By Carey Restino
Each year, the City of Homer takes on the task of ranking its future capital projects in an effort to present its most pressing needs to the Alaska Legislature and other funding sources.
In past years, council members have each been given a sheet of projects and told to rank them individually. The rankings were then tallied and a list was created. This year, the council will sacrifice a Saturday to hash it out in person. And there will be other changes, too. The list will be shorter — only five projects will be presented for legislative requests. And projects that are not city projects will not be included. In the past, projects of organizations that are not city entities were included in the list as a way of showing the city’s support for the capital campaigns. This year, that support will be shown by resolution the city staff propose.
The council hopes to have a draft legislative request as well as capital improvements plan ready following the Saturday meeting to be brought before the council for public hearing on Aug. 26.
Two new City of Homer projects have been proposed, but will not be included without prior approval. They are a firearms training facility for the southern Kenai Peninsula, brought by the Homer Police Department and an IT server virtualization and WMAN improvement brought by the Homer Information Technology department.
Five non-city organizations have requested addition to the list, including hillside reinforcements to the bluff behind the South Peninsula Hospital, new turf for the Homer High School, safety upgrades to the Ohlson Mountain rope tow and natural gas conversion for the Homer Senior Citizens organization.
In other news, the council:
• Heard a report from City Manager Walt Wrede regarding the city’s need to solve the problem of escalating health care costs for its employees. As the city council starts its budget process, the health care costs are the main issue, he said.
“The health insurance plan is probably the biggest thing,” Wrede said. “It’s the 900-pound gorilla in the room. Despite our efforts to contain costs, they continue to escalate quickly.”
In addition, the city must consider staffing issues in a few departments this year, he said. One of the most chronically understaffed positions is the public safety dispatch office, a position that is hard to recruit and retain people for, Wrede reported.
“We are racking up a heck of a lot of overtime because of it,” he said.
Information technology department staffing is also an issue, Wrede said, as IT becomes more and more critical to each city department. The city’s parks and recreation department staffing has not kept up with added infrastructure, either, he said.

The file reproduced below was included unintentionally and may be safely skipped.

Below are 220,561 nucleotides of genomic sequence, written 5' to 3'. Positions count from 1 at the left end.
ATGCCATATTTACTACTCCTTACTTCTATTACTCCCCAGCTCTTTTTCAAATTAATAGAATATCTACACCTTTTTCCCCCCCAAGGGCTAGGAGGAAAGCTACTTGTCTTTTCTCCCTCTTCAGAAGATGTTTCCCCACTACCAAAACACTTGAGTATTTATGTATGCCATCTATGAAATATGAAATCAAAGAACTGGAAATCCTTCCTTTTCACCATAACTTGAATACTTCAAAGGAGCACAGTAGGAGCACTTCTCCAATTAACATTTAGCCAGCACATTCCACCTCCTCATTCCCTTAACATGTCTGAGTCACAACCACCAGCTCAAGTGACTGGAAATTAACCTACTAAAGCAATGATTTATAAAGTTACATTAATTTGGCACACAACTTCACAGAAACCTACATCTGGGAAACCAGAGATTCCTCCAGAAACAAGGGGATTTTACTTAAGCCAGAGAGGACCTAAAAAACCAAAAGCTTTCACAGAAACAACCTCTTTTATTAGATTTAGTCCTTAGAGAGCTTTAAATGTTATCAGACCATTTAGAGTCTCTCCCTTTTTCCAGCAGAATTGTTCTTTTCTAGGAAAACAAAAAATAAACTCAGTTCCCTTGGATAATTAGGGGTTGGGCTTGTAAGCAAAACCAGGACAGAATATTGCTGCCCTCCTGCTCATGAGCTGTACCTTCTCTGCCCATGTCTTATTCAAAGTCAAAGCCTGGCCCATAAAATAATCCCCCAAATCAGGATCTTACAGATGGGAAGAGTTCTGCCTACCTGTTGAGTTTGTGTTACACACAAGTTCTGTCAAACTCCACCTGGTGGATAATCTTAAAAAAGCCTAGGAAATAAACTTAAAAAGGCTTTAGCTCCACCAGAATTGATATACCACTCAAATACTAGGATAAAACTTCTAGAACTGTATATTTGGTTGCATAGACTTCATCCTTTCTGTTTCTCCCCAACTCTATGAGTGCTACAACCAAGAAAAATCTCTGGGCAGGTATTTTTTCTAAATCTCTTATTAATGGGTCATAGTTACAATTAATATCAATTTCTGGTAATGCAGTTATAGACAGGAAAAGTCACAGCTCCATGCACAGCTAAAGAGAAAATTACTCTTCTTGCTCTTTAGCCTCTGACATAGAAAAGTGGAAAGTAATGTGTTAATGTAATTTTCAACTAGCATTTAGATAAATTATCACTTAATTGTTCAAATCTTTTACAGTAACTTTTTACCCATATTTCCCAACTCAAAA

Other budget concerns include an unused building near the corner of Pioneer Avenue and the Sterling Highway, which used to house the Homer Boys and Girls Club, but now will no longer be doing so, Wrede said.
On the plus side, however, Wrede reported that initial reports indicate a favorable revenue stream for the community this year. Sales taxes are expected to be up and the planning department is reporting a building boom of sorts, which will hopefully result in increased property tax revenue as well.
“I am hopeful about our revenue stream this year,” Wrede said.
• Wrede said that the Poopdeck Trail area is being looked at by the city following the death of an individual on the trail that has been ruled a homicide. Wrede said the city is discussing what can be done to make that area safer with adjacent property owners and land that is city property will be cleared of small brush in an effort to make it easier to see along the trail.
“We want the community to know we are taking a serious look at making our trails in Homer a safer place to be,” Wrede said.
• Kenai Peninsula Borough Assemblyman Bill Smith reported to the council that several issues will be before voters this fall, including changes to the allowable property tax personal exemption, a vote on term limits and a $23 million bond for school improvements.
The bond issue will primarily pay for roof improvements to borough schools, though artificial turf for the Homer High School’s football field is also part of it.
The question of term limits for elected officials on the borough assembly will be considered by voters and will be a two part question, Smith said, asking voters if the limits should be imposed and if so, should officials be limited to two or three terms.
• Recognized the Homer Kachemak Bay Rotary Club for its adoption off the Ben Walters Park. Mayor Beth Wythe recognized the rotary club for the extensive work it has done at the park, including painting and improvements to the public bathrooms, parking lot improvements, improvements to the floating dock, litter pick up and flowers.
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